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    • Kim Orendor

      Columnist
    • September 24, 2014 in Columnists

    Living in L.A.: Life is just beachy

    I don’t like getting up early, especially on a Saturday morning, extra-specially on a forced-vacation Saturday.

    But there is one thing that will get me up, out of bed and excited for the day: beach trip.

    A part of the reason for my move to Los Angeles was the weather and stellar beaches. Yes, there are beaches in Northern California, awash with fog and driftwood, very romantic and great for photographing. But I want hot sand between my toes, endless stretches of golden grains and sun, glorious sun.

    And it’s pretty much perfect weather here 24/7, 365. Unless you ask a not-to-be-named friend about going to the beach in January, to which they reply, “It’s winter.”

    It’s L.A. Winter just means the suns sets sooner and in a different spot. (I learned that at the Griffith Observatory.)

    There are more beach choices in Southern California. I’ve spent time at (from north to south) Zuma, Malibu, Venice, Manhattan, Hermosa, Redondo, Torrance, Huntington, Newport, Balboa and Laguna – and other points between.

    (Note: There are Yelp ratings for beaches but the comments are so insane [1 star, sand’s too hot] that I refuse to use it for theses venues.)

    People wear fewer clothes at Southern California beaches. At San Francisco’s Ocean Beach, it is common to see board shorts and hoodies.

    Today as we stake our claim to a section of SoCal’s world-famous Venice beach, it is clear the Europeans are on holiday. The distinct accents and lack of tan lines are dead giveaways. There are plenty of locals also sans tan lines, but they typically speak one or two languages I know.

    All of my Southern California friends know how to enjoy the beach – they all enjoy it in different ways but no one ever says, “That day at the beach sucked.”

    Today I’m with two friends: a plopper and a meandering napper.

    Friend One will lay out the blanket, secure the oversized umbrella and pretty much not move except to turn the pages of the magazine.

    Friend Two will lay back, soak up some rays, and then ask if you’d like to go for a walk. After a bit of a walk, it’s back to the blanket. Repeat every hour or so.

    Me, I’m a bit of both. I could sit, watch and listen to the waves for most of the day. However, sitting still too long makes me antsy, so I run down and get my feet wet (I realize my swimsuit was not packed and I am in need of swimwear – yet I have a complete set of golf clubs).

    Thanks to a hurricane creeping up the Baja Peninsula, today’s surf is gnarly, dude.

    Making life extra exciting is the surf break, a jumble of rocks that cause the waves to crash in spectacular fashion and then dissipate into a fairly harmless foam, but boy it’s impressive and scary for a few seconds.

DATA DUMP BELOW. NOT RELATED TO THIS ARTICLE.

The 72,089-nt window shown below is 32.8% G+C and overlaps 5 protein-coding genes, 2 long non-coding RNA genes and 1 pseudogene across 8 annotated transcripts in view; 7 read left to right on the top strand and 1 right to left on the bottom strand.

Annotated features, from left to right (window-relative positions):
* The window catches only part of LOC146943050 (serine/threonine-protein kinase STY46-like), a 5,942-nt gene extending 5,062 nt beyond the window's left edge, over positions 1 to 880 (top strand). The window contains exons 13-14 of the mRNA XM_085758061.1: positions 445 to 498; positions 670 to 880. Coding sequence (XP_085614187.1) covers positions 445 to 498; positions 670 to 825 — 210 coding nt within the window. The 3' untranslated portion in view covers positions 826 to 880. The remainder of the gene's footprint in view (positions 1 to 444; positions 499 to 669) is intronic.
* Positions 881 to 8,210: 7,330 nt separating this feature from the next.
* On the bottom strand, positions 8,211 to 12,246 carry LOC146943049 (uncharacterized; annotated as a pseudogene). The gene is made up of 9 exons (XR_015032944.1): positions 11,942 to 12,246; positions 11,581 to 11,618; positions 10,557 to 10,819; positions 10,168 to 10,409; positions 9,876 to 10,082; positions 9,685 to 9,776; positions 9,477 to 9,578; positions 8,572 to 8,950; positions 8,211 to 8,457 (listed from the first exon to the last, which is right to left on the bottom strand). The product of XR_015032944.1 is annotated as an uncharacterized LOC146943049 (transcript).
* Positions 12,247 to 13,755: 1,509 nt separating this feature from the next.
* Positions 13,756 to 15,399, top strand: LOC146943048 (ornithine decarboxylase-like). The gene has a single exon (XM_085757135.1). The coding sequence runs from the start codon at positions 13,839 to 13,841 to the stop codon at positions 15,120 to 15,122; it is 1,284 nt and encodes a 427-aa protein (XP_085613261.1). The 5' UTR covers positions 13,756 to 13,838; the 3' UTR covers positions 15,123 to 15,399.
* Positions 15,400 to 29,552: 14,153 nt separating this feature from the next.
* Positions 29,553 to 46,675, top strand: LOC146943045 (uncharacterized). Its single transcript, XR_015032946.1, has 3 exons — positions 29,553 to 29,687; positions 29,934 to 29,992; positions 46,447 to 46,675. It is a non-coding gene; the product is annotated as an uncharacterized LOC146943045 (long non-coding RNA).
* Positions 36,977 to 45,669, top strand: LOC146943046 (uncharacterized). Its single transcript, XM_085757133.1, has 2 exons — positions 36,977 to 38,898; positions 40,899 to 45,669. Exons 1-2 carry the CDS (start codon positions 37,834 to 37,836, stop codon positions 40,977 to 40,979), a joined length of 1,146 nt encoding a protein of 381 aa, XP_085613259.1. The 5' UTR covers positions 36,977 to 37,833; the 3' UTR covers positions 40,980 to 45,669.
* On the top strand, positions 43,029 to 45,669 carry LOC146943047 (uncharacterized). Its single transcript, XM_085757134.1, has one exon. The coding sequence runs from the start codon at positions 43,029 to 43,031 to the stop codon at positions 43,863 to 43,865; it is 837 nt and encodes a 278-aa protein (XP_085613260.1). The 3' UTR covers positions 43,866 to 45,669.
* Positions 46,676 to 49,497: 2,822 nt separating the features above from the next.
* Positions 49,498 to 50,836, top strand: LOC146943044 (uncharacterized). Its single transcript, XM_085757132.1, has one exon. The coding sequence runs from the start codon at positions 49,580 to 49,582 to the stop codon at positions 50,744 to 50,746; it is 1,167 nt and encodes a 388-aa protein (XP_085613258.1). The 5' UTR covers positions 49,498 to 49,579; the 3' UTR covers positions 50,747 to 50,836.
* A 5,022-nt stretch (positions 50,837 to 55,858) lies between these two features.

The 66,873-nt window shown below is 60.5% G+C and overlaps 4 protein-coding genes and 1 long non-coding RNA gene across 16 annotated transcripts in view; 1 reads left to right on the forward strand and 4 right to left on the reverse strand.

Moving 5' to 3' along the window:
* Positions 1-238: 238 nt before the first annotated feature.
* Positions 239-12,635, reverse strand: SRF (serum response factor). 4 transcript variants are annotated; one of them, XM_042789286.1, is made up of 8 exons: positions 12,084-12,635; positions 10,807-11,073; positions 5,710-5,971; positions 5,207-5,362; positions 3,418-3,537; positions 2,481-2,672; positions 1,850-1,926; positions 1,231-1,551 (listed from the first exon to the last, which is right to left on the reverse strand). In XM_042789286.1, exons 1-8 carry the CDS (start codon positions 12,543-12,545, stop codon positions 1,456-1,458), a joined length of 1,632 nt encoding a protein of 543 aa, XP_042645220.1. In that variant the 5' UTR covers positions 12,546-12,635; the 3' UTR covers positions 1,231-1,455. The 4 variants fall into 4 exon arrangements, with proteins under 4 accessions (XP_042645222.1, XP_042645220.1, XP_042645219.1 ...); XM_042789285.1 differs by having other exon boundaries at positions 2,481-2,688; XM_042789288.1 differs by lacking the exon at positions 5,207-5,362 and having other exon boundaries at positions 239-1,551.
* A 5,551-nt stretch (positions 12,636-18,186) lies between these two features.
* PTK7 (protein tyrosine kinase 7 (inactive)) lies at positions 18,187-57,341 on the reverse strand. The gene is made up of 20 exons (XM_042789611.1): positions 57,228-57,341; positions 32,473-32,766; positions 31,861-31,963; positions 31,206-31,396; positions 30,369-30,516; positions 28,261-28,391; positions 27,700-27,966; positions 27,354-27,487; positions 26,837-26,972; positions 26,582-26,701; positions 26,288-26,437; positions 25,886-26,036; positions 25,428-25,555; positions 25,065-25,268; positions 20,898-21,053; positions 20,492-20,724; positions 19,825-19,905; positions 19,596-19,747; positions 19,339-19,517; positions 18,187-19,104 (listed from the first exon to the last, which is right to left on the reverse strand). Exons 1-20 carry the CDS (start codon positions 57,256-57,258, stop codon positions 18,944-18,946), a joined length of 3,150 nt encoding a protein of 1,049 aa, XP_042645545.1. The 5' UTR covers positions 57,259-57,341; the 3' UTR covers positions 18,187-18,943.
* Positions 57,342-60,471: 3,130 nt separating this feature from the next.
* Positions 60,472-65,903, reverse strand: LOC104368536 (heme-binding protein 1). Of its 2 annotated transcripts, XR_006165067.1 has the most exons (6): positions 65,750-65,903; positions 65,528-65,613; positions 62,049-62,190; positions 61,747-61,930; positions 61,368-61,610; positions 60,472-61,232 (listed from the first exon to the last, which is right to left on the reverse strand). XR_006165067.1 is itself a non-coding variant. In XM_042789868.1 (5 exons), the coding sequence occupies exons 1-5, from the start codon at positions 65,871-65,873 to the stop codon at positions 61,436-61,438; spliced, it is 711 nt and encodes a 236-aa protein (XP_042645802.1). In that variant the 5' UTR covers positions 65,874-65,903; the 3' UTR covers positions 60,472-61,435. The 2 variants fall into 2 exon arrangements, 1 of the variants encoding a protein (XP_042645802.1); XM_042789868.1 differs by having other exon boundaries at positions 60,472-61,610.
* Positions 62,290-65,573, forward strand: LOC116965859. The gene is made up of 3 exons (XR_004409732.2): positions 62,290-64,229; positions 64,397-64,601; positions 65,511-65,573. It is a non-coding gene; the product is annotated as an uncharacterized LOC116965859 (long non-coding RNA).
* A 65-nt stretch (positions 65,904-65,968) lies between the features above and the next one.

I am drawn to see this up close, but not too close. Growing up in Southern California, there are certain rules you learn early. One is never underestimate the ocean or turn your back on it.

    My friend and I made our way to the break. I was happy at our distance, but she urged me to move closer. Every nerve was on alert. Seeing a wave rise and then crash on the rocks, feeling the spray on your face and the surf on your feet and knowing you’re on the edge of rule-breaking is very exhilarating.

    When pressed to get closer, I balked. I’m a tad chicken, but as stated in a previous column, I also am an adopted only child, and I feel obligated to live as long as possible so my parents get the most for their money.

    I take my pictures and meander back to the safety of the blanket.

    The high surf also has the Baywatch bunch on high alert. They are constantly trying to shoo the swimmers out of the surfing zone. Finally, the waves get to the point where they shoo the surfers away from the break and the swimmers even farther down the beach.

    This move works out perfect for us. Our view is now people-free.

    After an hour of chilling, it’s time to meander to the Venice boardwalk area and see what’s for sale. First-time visitors to this beach may be shocked or excited by what they find. There is everything from Day of the Dead skulls to $30 medicinal marijuana consultations. (I purchased neither.)

    In addition to various trinkets, there is a plethora of dancers and artists working for tips. And of course, there’s Muscle Beach and skateboarders.

    Venice Beach is a great place to relax or get distracted. I’m sure I’ll be back for both, but I’ve got a few other beaches to take in before then.



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